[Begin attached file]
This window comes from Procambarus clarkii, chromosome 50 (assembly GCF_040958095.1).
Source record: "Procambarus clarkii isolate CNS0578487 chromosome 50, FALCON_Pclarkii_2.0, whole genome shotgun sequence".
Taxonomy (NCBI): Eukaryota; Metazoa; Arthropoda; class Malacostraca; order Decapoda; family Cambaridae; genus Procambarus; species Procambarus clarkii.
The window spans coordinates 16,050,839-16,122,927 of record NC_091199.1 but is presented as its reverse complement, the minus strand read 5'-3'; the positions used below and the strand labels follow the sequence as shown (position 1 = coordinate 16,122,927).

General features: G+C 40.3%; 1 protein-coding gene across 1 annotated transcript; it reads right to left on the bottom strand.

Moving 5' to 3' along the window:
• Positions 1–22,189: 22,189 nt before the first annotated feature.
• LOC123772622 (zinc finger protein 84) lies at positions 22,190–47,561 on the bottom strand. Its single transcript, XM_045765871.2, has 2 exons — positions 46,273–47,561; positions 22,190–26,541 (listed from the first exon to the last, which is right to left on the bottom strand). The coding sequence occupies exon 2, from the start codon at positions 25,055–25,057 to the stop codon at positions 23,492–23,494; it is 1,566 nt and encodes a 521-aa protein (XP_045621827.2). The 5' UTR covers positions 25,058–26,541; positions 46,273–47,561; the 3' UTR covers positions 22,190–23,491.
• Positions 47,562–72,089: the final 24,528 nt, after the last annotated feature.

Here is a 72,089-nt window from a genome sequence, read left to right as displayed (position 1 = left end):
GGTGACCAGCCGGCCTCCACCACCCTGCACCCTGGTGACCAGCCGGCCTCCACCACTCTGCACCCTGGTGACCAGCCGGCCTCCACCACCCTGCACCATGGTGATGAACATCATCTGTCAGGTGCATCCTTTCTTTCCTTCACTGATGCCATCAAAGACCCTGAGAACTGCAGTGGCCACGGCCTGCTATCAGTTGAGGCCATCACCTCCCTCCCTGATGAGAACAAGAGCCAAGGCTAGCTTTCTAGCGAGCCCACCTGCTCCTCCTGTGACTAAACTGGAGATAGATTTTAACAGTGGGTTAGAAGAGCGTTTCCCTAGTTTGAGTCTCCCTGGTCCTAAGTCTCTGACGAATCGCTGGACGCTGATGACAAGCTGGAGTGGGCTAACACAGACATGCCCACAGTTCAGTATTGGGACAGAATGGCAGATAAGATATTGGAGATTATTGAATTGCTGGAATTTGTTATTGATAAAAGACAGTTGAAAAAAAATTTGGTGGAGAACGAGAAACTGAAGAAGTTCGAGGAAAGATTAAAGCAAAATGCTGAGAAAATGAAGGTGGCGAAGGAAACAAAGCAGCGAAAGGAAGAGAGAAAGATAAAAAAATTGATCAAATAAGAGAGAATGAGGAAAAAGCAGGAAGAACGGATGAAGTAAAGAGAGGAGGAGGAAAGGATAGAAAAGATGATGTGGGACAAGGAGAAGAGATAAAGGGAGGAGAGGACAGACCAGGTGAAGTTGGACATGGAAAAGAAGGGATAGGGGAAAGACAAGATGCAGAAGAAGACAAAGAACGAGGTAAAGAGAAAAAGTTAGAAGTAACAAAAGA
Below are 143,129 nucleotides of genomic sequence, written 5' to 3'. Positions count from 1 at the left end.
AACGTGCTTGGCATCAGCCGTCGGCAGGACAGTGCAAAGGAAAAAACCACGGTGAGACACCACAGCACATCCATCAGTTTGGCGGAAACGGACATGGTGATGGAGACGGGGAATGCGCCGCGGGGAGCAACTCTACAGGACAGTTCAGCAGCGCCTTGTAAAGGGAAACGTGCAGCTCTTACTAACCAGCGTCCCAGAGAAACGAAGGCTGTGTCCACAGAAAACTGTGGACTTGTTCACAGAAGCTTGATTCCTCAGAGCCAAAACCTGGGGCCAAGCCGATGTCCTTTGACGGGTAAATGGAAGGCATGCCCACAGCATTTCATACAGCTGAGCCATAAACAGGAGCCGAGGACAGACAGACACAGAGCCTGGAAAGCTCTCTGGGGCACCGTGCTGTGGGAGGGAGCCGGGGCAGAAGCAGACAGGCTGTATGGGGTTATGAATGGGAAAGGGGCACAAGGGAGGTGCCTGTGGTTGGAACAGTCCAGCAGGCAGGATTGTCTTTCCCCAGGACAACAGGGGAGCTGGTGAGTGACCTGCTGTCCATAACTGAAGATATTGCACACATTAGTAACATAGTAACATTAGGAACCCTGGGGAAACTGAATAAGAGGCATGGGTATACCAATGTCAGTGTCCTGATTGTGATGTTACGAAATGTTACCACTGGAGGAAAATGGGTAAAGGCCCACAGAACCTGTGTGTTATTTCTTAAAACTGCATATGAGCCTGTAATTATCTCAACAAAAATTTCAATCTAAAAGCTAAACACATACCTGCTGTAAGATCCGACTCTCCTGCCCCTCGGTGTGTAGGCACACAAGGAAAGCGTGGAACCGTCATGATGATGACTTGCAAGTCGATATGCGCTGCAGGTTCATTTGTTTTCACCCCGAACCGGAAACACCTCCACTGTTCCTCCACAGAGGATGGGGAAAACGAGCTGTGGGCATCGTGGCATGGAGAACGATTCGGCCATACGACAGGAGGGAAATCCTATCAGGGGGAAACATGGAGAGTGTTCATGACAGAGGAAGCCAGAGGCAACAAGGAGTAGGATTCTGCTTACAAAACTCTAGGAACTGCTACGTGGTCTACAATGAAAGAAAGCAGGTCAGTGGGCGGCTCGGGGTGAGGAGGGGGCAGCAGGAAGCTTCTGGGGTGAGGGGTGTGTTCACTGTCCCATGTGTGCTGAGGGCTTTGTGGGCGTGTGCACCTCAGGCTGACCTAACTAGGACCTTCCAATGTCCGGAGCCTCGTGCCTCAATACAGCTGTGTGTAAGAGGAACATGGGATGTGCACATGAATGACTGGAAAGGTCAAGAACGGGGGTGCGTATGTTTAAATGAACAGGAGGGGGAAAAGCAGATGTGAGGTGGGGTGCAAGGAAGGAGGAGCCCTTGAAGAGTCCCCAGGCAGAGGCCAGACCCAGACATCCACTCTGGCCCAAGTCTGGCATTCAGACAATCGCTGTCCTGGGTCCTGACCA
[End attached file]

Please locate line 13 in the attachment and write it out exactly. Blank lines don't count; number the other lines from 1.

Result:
AACGTGCTTGGCATCAGCCGTCGGCAGGACAGTGCAAAGGAAAAAACCACGGTGAGACACCACAGCACATCCATCAGTTTGGCGGAAACGGACATGGTGATGGAGACGGGGAATGCGCCGCGGGGAGCAACTCTACAGGACAGTTCAGCAGCGCCTTGTAAAGGGAAACGTGCAGCTCTTACTAACCAGCGTCCCAGAGAAACGAAGGCTGTGTCCACAGAAAACTGTGGACTTGTTCACAGAAGCTTGATTCCTCAGAGCCAAAACCTGGGGCCAAGCCGATGTCCTTTGACGGGTAAATGGAAGGCATGCCCACAGCATTTCATACAGCTGAGCCATAAACAGGAGCCGAGGACAGACAGACACAGAGCCTGGAAAGCTCTCTGGGGCACCGTGCTGTGGGAGGGAGCCGGGGCAGAAGCAGACAGGCTGTATGGGGTTATGAATGGGAAAGGGGCACAAGGGAGGTGCCTGTGGTTGGAACAGTCCAGCAGGCAGGATTGTCTTTCCCCAGGACAACAGGGGAGCTGGTGAGTGACCTGCTGTCCATAACTGAAGATATTGCACACATTAGTAACATAGTAACATTAGGAACCCTGGGGAAACTGAATAAGAGGCATGGGTATACCAATGTCAGTGTCCTGATTGTGATGTTACGAAATGTTACCACTGGAGGAAAATGGGTAAAGGCCCACAGAACCTGTGTGTTATTTCTTAAAACTGCATATGAGCCTGTAATTATCTCAACAAAAATTTCAATCTAAAAGCTAAACACATACCTGCTGTAAGATCCGACTCTCCTGCCCCTCGGTGTGTAGGCACACAAGGAAAGCGTGGAACCGTCATGATGATGACTTGCAAGTCGATATGCGCTGCAGGTTCATTTGTTTTCACCCCGAACCGGAAACACCTCCACTGTTCCTCCACAGAGGATGGGGAAAACGAGCTGTGGGCATCGTGGCATGGAGAACGATTCGGCCATACGACAGGAGGGAAATCCTATCAGGGGGAAACATGGAGAGTGTTCATGACAGAGGAAGCCAGAGGCAACAAGGAGTAGGATTCTGCTTACAAAACTCTAGGAACTGCTACGTGGTCTACAATGAAAGAAAGCAGGTCAGTGGGCGGCTCGGGGTGAGGAGGGGGCAGCAGGAAGCTTCTGGGGTGAGGGGTGTGTTCACTGTCCCATGTGTGCTGAGGGCTTTGTGGGCGTGTGCACCTCAGGCTGACCTAACTAGGACCTTCCAATGTCCGGAGCCTCGTGCCTCAATACAGCTGTGTGTAAGAGGAACATGGGATGTGCACATGAATGACTGGAAAGGTCAAGAACGGGGGTGCGTATGTTTAAATGAACAGGAGGGGGAAAAGCAGATGTGAGGTGGGGTGCAAGGAAGGAGGAGCCCTTGAAGAGTCCCCAGGCAGAGGCCAGACCCAGACATCCACTCTGGCCCAAGTCTGGCATTCAGACAATCGCTGTCCTGGGTCCTGACCA